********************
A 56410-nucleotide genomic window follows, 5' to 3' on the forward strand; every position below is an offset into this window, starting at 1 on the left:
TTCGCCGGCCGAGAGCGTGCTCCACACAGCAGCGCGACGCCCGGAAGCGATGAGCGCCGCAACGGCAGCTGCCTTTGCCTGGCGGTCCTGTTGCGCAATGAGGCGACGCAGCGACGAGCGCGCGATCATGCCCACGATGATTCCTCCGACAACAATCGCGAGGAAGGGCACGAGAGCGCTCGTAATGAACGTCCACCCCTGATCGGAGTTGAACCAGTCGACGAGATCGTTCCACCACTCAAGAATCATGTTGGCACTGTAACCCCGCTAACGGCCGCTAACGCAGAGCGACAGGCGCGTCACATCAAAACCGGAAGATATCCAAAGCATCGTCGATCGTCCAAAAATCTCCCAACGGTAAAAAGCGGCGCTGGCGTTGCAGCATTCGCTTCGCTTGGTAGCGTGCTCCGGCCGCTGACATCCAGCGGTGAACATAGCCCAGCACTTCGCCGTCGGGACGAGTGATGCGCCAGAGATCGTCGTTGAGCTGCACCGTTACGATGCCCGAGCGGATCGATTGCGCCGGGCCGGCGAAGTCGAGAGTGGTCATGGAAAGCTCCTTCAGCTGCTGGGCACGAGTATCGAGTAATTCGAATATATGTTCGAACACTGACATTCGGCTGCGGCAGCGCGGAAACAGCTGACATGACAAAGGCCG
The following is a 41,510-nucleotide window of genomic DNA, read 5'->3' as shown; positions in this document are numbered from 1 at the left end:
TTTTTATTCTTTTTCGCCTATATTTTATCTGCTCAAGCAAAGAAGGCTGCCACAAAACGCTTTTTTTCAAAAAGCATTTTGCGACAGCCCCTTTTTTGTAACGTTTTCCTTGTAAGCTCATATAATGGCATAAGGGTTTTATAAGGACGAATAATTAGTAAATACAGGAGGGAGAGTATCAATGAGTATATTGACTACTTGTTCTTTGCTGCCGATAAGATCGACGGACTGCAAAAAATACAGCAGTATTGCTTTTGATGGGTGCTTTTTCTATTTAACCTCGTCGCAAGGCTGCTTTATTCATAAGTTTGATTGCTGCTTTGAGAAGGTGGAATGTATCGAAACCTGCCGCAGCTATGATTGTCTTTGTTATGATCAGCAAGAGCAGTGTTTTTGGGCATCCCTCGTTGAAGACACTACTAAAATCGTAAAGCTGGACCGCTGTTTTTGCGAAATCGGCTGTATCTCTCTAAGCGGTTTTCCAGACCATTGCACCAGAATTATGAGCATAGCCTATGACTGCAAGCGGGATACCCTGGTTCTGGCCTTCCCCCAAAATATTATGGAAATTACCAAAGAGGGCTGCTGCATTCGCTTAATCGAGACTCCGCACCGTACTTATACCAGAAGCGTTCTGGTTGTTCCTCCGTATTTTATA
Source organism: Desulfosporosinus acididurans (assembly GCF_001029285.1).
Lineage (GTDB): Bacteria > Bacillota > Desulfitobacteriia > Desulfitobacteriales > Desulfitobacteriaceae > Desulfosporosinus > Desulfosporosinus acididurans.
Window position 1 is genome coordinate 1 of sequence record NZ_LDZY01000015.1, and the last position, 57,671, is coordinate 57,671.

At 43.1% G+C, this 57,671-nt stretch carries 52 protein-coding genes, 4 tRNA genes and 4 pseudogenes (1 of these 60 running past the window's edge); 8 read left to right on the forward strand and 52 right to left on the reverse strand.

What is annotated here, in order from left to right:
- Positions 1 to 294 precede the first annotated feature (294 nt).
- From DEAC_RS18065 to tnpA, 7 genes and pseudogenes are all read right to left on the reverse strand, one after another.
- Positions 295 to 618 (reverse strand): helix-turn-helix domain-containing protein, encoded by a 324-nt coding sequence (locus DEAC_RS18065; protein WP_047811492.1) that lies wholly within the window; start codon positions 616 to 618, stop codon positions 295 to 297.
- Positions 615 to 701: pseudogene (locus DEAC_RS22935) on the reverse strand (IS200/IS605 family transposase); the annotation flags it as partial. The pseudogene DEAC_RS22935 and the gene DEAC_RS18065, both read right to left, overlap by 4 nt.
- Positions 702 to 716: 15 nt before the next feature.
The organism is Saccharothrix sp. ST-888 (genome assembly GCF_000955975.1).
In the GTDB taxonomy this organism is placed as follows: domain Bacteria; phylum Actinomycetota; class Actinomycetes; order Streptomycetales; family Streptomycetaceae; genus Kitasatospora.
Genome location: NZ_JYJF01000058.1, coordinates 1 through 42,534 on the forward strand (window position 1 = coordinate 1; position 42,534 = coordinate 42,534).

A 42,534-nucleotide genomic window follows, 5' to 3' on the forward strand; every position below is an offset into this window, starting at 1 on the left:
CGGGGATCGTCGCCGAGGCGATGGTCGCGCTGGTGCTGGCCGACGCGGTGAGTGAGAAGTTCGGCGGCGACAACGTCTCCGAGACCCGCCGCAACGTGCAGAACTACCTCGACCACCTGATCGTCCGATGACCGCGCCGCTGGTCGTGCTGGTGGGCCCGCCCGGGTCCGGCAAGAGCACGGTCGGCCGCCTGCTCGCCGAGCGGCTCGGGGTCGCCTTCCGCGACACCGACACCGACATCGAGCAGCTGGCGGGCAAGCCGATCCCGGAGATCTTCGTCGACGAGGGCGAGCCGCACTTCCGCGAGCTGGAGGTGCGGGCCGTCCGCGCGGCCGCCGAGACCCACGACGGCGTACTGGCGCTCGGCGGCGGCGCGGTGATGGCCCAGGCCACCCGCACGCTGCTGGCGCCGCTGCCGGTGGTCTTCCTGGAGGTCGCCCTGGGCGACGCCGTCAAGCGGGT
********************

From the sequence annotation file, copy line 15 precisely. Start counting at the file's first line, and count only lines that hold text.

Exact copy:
The organism is Saccharothrix sp. ST-888 (genome assembly GCF_000955975.1).